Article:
“Regardless of the size of the company he or she leads, every CEO can learn to be a better nurturer of talent and builder of teams. Warren Bennis once observed that whether or not leadership is well understood, it’s impact on performance is dramatic and unmistakable. An Accenture study several years ago noted that the share price of companies perceived as being well led grew 900 percent over a 10-year period, compared to just 74 percent growth in companies perceived to lack good leadership.”ChiefExecutive.Net
Having consulted with one of the best companies in the U.S. at developing leaders for over 15 years, I have learned that there are 3 ‘simple but hard’ things that they do that others don’t. Any company can do these things, but most don’t. I’m not exactly sure why they don’t do them but I believe it is primarily because they don’t fully understand the value of having outstanding leaders and/or they don’t see that their current problems/challenges can be solved with outstanding leaders.
#1. Investigate why developing leaders systematically makes sense for your business. Don’t take my word for it. Building a system to create great leaders makes good business sense and helps you create better results. Ken Allen turned around DHL Express in 2008 with a “focus strategy” that had a “four-link chain”: motivated employees (1) will provide great service (2) and create loyal customers (3) and ultimately generate a profitable network (4). He knew for the turnaround to work and employees to “feel engaged, they would need to believe in the company, feel valued and see that their managers are role models for passion and commitment.”(DHL Express went from a loss of over $3 billion in ’08 to a profit of $.5 billion in ’10 and in ’18 an EBIT of more than $2 billion.)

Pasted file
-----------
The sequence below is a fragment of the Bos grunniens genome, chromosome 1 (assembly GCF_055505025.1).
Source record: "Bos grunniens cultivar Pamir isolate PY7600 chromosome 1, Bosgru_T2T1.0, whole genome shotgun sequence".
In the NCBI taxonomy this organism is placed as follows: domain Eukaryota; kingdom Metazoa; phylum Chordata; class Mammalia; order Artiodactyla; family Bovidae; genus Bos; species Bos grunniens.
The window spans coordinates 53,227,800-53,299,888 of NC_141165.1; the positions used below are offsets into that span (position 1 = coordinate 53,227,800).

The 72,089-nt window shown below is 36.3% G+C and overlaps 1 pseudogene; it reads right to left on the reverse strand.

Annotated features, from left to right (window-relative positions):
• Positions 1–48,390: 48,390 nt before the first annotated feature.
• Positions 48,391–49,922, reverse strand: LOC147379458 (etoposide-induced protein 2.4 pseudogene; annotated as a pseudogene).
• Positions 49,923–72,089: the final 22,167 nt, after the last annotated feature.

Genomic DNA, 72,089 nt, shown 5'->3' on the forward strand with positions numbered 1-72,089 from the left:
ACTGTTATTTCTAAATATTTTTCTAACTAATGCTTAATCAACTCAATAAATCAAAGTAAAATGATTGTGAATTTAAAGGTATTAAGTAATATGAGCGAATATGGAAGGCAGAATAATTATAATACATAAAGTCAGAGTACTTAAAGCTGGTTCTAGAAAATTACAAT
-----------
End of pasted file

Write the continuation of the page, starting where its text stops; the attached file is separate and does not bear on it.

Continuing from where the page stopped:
#2. If you run the business, it is your responsibility to insure a process of developing leaders is successfully designed and implemented. You will need a specific process that is measurable and includes an integrated approach of training & developing leaders. Back in the days when P&G was ranked the # 1 company in the US for the Best Companies for Leaders by Chief Executive magazine, Bob McDonald, who at the time was the current CEO of P&G said: “To tap the full potential of our employees, we have developed a rigorous and disciplined approach to leadership development at every level of the company”.
#3. Own the program like it is your own program. Kick it off, invite people personally, let others know why its important to you and what results you expect to see. Get personally involved in some form, either through a personal coach or some other form of participation. Ken Allen believes; “most engagement programs fail because of a lack of ownership at the top”.
Model the full engagement you want and participate in the process. When A.G. Lafley returned to P&G as CEO for the second time, he fully embraced the responsibility of the leadership development process and ensured that senior leaders were evaluated on their ability to develop leaders who reported to them and he consistently monitored the top 300 leaders. Additionally, he mentored high performers at several levels in the company.
How’s your leadership development process? If you have one, is it generating the business results that it could? How engaged are you in the process? If you don’t have a leadership development process, why not?